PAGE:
Day 1029: The Fifth Petal

Cover for The Fifth PetalFans of Brunonia Barry will be happy to hear her novel is out. Like the others, this one is set in the vivid backdrop of Salem, Massachusetts, and features some familiar characters. It also harks back to the Salem Witch Trials. Although some of the characters appeared in her previous novels, it reads perfectly well as a stand-alone.

When Callie Cahill was five years old, her mother and two other young women were viciously murdered on Halloween. They had been performing a memorial ceremony for five of the women hanged during the Salem witch trials, to whom they were related. One woman who was supposed to attend the ceremony was missing.

Callie was present at the time, as was Rose Whelan, a noted historian who helped the young women research their ancestry and took them in. Rose saved Callie by hiding her, and when she was found the next morning, she had gripped her rosary so hard that she had a rose-shaped scar on her palm.

Callie was told by the nuns who raised her that Rose died, but when she learns Rose is alive, she returns to Salem. Rose has been mentally ill since the event, and she sometimes sleeps under the oak in Rafferty and Towner’s yard.

Rafferty was not in Salem at the time of the murders, but Rose has committed a crime, Salem thinks, and that awakens an interest in the old case. Rose was accosted by three boys, one of whom held a knife to her throat. Rose told the police after the original murders that they were committed by a banshee and she had taken the banshee inside herself. According to her, when the boy was threatening her, she let the banshee out. She shrieked, and the boy died.

Rafferty returns to the old murders to find clues, but evidence is missing. He thinks that finding the fourth woman related to the original witches will help him solve the case. Assuming that each woman, including Rose, makes a petal in the five-petal rose Rose was using as a symbol, he calls this woman the fifth petal. But she has vanished.

link to NetgalleyCallie’s memories of that night are returning, but they are patchy. And she has met an attractive man in Paul Whiting, the son of a wealthy family.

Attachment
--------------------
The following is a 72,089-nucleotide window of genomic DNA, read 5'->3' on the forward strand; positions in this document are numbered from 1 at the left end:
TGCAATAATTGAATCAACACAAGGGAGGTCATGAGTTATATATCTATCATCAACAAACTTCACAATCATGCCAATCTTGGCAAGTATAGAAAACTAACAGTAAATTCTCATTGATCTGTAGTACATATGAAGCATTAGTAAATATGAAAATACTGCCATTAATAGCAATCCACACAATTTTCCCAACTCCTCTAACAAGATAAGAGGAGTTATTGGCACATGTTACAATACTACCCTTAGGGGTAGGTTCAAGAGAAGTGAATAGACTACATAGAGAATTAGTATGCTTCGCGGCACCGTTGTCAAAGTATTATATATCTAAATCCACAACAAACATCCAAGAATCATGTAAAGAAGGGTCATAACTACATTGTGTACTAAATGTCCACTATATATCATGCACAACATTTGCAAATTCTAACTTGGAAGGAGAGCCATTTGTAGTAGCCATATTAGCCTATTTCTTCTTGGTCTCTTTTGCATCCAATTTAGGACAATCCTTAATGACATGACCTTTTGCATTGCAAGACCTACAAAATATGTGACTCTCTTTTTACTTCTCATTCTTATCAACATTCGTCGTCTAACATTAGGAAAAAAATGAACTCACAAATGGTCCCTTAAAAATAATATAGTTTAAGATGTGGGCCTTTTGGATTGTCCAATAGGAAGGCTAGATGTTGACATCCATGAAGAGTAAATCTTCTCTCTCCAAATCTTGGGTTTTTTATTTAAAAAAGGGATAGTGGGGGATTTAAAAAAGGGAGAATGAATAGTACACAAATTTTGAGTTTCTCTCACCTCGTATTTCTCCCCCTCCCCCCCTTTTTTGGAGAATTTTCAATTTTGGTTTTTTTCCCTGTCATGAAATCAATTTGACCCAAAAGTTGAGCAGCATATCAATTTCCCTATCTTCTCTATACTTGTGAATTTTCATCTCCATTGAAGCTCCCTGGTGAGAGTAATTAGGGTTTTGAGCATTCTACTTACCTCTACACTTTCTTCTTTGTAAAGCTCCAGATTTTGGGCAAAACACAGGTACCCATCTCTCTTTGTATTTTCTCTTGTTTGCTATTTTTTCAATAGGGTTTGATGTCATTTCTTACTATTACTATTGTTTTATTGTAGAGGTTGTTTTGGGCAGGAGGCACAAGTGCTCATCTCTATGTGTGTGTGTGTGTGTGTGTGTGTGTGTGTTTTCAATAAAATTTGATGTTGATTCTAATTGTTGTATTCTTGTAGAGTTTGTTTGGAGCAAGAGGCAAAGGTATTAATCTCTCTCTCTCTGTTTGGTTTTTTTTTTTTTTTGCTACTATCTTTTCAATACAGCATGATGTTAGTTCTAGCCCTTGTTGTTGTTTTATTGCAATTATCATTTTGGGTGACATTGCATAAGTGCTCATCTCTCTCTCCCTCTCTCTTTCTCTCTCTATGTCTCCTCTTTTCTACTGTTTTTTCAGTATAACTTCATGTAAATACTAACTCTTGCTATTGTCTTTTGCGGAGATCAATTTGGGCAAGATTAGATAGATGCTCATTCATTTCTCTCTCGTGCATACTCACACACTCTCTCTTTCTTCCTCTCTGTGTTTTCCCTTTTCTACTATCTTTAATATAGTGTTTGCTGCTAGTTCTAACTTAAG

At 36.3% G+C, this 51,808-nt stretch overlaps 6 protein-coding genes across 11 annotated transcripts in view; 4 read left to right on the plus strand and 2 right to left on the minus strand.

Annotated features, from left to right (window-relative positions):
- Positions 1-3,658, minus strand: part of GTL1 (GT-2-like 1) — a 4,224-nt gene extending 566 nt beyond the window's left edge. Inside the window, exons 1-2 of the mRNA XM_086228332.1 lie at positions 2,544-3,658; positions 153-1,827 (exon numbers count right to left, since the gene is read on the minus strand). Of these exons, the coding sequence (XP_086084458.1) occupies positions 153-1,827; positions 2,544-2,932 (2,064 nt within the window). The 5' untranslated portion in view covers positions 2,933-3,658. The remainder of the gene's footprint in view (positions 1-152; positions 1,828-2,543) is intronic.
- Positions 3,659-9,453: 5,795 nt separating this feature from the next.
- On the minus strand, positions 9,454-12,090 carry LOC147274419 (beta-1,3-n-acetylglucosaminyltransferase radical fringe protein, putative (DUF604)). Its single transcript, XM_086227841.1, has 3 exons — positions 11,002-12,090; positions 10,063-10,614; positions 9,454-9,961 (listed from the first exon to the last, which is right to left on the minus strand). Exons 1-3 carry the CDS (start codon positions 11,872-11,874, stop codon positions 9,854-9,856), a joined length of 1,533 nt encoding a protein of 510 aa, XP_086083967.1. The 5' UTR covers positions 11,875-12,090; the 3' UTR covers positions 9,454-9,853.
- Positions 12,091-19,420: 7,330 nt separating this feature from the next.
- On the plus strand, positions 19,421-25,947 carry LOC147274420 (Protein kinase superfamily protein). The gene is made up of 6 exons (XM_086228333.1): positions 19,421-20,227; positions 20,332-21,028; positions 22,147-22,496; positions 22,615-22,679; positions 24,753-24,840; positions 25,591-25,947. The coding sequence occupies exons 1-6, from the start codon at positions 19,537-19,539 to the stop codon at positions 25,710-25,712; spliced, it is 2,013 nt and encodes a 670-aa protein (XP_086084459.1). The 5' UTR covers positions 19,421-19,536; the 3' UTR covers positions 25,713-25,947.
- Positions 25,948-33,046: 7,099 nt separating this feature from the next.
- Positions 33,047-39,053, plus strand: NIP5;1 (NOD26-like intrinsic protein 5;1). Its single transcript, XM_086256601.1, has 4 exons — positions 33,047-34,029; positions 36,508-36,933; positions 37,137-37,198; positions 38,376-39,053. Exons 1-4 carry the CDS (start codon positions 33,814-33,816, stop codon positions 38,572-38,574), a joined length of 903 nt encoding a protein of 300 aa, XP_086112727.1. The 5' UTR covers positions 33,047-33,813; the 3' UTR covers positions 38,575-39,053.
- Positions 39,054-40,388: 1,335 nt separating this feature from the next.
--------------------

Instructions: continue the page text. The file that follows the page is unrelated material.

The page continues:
This Barry novel stands up well to the others, although The Lace Reader is still my favorite. Callie is an interesting heroine, and the mystery is a difficult one. It is nice to see more of Rafferty and Towner, as well as Zee, from The Map of True Places. The novel wrapped in the history of Salem quite nicely, and the town provides an atmospheric setting.

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The Witches: Salem, 1692

Day 861: The Witches: Salem, 1692

Cover for The WitchesIn The Witches, Pulitzer-winning nonfiction writer Stacy Schiff takes another look at 1692 Salem and its witch hunt. She explores the climate of New England at the time, particularly its paranoia and excessive religiosity, and why it was open to such an over-reaction. The book also explores the ramifications for the region for years to come.

Schiff quickly points out that much of what is “known” about the witch trials is apocryphal. There was no black slave, for example, but an Indian servant. Schiff reconstructs the events from what she can find, many of the official documents having been destroyed at later times, and the accounts, even of the official note takers, varying considerably from one another and interjecting opinion and descriptive wording that should not have been permitted.

The incident began with one household, where some of the children were subject to screams and contortions. This household was that of Samuel Parris, the minister of Salem Village. The girls were a niece, daughters, and a servant, all teens or pre-teens. Schiff is fairly charitable in ascribing the state of these children to a condition that was later diagnosed as hysteria (a condition itself fraught with controversy), which generally affected young women leading restricted lives with little hope of change. Later, we hear of another householder who handled a similar condition severely and eliminated it. But Parris soon established it as witchcraft, and an even larger group of girls and other people who became afraid of being accused themselves were on their way to a lot of attention. As one of them put it (whose remark was ignored), “We must have some sport.”

They had their sport all right. By the end, 19 people and 2 dogs were hanged for witchcraft. Some of the girls would have gone on from there, but the colony finally declared there would be no more prosecutions and the behavior eventually stopped.

This is a fascinating book that explores such topics as permissible evidence, assumption of guilt, the treatment of people who protested their innocence versus that of those who admitted guilt, and the behavior of certain of the principal leaders of society. It finds parallels to other events much more recently in our past.

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